RV and Vanlife

RV and Vanlife Communities

5

Steps to build your own RV or Vanlife IC

  1. Search for RV parks for sale. They will already have hookups. If you want to set up a new place, make sure of what zoning allows. Many city and county codes do not allow living in vehicles. Often RVs or trailers cannot even be stored on a property that isn’t designated for storage, so check into the code carefully before purchasing property.
  2. Form a legal entity. You might keep spaces for short term travelers by making a corporate structure and renting, but it can still be a core group that owns the corporation, then all shareholders also are renters.
  3. Set up business accounting alongside a consultant who has experience with the business. Register for taxes.
  4. Obtain necessary permits, licenses, and business insurance.
  5. If you accept visitors passing thru, advertise your place at RVparky.com, or if in Canada, at hipcamp.com.

Examples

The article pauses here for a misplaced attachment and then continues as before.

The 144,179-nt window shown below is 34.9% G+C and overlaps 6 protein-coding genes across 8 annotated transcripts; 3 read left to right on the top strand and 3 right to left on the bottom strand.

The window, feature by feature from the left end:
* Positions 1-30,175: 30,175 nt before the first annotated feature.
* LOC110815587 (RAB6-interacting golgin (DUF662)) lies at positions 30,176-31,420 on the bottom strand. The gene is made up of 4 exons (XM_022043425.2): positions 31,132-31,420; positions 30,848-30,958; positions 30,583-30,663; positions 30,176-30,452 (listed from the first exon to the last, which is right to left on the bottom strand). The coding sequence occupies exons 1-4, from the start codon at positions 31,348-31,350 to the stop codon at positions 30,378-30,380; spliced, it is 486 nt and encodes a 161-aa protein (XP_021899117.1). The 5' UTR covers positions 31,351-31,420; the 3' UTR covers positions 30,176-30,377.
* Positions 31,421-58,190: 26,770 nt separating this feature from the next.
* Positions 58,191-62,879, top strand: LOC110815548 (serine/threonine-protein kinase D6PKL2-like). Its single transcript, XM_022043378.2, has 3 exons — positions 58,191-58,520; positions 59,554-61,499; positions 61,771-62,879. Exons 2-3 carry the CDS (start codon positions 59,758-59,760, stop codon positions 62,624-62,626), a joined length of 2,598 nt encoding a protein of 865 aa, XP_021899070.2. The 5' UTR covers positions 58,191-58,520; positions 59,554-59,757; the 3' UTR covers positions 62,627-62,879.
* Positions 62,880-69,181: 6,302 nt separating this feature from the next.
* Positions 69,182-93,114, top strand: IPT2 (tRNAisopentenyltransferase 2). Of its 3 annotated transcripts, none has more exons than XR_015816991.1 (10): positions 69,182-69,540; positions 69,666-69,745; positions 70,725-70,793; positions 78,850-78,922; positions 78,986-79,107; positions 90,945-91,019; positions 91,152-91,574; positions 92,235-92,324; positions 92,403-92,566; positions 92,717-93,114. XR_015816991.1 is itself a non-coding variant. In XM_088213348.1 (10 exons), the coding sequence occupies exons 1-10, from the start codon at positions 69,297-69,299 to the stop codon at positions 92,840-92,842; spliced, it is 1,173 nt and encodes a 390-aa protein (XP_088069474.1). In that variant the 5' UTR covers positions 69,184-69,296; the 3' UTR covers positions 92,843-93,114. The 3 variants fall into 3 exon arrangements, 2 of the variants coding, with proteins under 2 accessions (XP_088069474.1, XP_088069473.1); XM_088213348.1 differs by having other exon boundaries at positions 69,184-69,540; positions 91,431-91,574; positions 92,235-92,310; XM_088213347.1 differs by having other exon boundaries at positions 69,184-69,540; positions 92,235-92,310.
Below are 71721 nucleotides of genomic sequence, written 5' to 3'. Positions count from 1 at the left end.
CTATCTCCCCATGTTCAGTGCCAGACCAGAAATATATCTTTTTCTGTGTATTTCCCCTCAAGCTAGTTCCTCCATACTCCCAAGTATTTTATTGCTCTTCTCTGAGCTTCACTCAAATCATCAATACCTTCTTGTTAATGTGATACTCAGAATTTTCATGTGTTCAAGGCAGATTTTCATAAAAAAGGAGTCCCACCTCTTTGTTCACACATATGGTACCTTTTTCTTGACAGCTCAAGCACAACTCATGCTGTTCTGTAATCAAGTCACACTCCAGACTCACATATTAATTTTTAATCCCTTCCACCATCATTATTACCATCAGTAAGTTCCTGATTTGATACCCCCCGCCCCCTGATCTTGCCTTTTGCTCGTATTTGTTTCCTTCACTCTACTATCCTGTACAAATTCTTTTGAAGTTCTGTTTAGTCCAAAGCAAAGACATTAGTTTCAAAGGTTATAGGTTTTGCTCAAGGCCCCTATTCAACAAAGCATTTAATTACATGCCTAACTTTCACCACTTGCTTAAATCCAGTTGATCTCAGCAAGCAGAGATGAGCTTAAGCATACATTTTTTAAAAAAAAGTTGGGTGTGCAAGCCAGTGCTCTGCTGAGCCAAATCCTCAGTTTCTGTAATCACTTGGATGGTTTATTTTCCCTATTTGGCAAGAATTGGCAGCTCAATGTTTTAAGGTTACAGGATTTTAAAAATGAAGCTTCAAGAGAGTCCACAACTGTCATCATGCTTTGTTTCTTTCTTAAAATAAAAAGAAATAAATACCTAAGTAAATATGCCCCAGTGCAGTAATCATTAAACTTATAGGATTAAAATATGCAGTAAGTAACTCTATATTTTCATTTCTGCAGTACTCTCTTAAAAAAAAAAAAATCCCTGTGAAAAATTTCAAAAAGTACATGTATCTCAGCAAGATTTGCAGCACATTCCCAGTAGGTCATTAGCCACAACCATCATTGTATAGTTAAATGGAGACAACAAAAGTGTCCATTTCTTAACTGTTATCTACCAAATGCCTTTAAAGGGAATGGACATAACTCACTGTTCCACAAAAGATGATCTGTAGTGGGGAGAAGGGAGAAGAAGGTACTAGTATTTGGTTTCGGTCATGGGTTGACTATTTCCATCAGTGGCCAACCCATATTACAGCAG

Legally tiny houses are usually considered RVs. See the Tiny house community on the Oregon coast. Dream River Ranch in Idaho hosts and advocates for tiny houses.

Owen, B. (2020). Pandemic spurs tiny house interest, while builders say regulatory hurdles remain.

Consultants

Member

Resources

Escapees.com offers services such as a map directory of discount parks, a listing of co-op parks, job and worker listings, mail forwarding, roadside assistance, and interest-based communities.

A search for RV+community+cooperative will bring up several sites describing communities that are creating member-friendly group financed structures, putting people before profits.

There are similar developments with mobile home parks. Rezoning for microhousing could be an easy sell to local governments where there is severe affordable housing crisis.

See these DIY tips for creating RV parks. Know the differences between a mobile home park and RV park. Sometimes these are combined.